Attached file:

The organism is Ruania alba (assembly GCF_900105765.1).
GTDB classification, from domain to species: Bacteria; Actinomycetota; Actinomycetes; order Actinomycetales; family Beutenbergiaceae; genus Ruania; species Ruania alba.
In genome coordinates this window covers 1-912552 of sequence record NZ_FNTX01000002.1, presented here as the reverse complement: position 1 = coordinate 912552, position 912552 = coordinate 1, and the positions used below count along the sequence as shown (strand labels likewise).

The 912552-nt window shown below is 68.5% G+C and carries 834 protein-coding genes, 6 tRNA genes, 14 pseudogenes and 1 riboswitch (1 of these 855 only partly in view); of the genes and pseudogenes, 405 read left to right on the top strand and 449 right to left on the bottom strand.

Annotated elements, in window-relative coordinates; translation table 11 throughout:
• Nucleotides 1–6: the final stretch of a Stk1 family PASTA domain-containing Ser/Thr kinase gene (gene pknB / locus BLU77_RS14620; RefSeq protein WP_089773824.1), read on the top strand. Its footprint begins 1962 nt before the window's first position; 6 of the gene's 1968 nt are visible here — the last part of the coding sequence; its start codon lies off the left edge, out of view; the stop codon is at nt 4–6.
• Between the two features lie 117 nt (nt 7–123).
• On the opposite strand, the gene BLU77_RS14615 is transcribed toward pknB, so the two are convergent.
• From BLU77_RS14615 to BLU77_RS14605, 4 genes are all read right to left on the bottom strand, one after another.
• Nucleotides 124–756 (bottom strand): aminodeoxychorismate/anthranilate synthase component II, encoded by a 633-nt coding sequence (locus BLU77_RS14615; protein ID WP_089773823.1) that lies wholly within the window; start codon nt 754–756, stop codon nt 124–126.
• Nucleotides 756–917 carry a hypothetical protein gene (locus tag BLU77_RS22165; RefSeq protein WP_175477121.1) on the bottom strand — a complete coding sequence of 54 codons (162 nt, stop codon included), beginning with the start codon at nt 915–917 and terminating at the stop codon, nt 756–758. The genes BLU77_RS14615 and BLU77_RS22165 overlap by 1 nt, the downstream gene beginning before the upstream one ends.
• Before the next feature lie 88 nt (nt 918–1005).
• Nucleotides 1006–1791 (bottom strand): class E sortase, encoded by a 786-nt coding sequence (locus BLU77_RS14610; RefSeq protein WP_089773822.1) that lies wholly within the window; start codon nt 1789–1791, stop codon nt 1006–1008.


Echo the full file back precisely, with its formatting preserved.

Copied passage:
The organism is Ruania alba (assembly GCF_900105765.1).
GTDB classification, from domain to species: Bacteria; Actinomycetota; Actinomycetes; order Actinomycetales; family Beutenbergiaceae; genus Ruania; species Ruania alba.
In genome coordinates this window covers 1-912552 of sequence record NZ_FNTX01000002.1, presented here as the reverse complement: position 1 = coordinate 912552, position 912552 = coordinate 1, and the positions used below count along the sequence as shown (strand labels likewise).

The 912552-nt window shown below is 68.5% G+C and carries 834 protein-coding genes, 6 tRNA genes, 14 pseudogenes and 1 riboswitch (1 of these 855 only partly in view); of the genes and pseudogenes, 405 read left to right on the top strand and 449 right to left on the bottom strand.

Annotated elements, in window-relative coordinates; translation table 11 throughout:
• Nucleotides 1–6: the final stretch of a Stk1 family PASTA domain-containing Ser/Thr kinase gene (gene pknB / locus BLU77_RS14620; RefSeq protein WP_089773824.1), read on the top strand. Its footprint begins 1962 nt before the window's first position; 6 of the gene's 1968 nt are visible here — the last part of the coding sequence; its start codon lies off the left edge, out of view; the stop codon is at nt 4–6.
• Between the two features lie 117 nt (nt 7–123).
• On the opposite strand, the gene BLU77_RS14615 is transcribed toward pknB, so the two are convergent.
• From BLU77_RS14615 to BLU77_RS14605, 4 genes are all read right to left on the bottom strand, one after another.
• Nucleotides 124–756 (bottom strand): aminodeoxychorismate/anthranilate synthase component II, encoded by a 633-nt coding sequence (locus BLU77_RS14615; protein ID WP_089773823.1) that lies wholly within the window; start codon nt 754–756, stop codon nt 124–126.
• Nucleotides 756–917 carry a hypothetical protein gene (locus tag BLU77_RS22165; RefSeq protein WP_175477121.1) on the bottom strand — a complete coding sequence of 54 codons (162 nt, stop codon included), beginning with the start codon at nt 915–917 and terminating at the stop codon, nt 756–758. The genes BLU77_RS14615 and BLU77_RS22165 overlap by 1 nt, the downstream gene beginning before the upstream one ends.
• Before the next feature lie 88 nt (nt 918–1005).
• Nucleotides 1006–1791 (bottom strand): class E sortase, encoded by a 786-nt coding sequence (locus BLU77_RS14610; RefSeq protein WP_089773822.1) that lies wholly within the window; start codon nt 1789–1791, stop codon nt 1006–1008.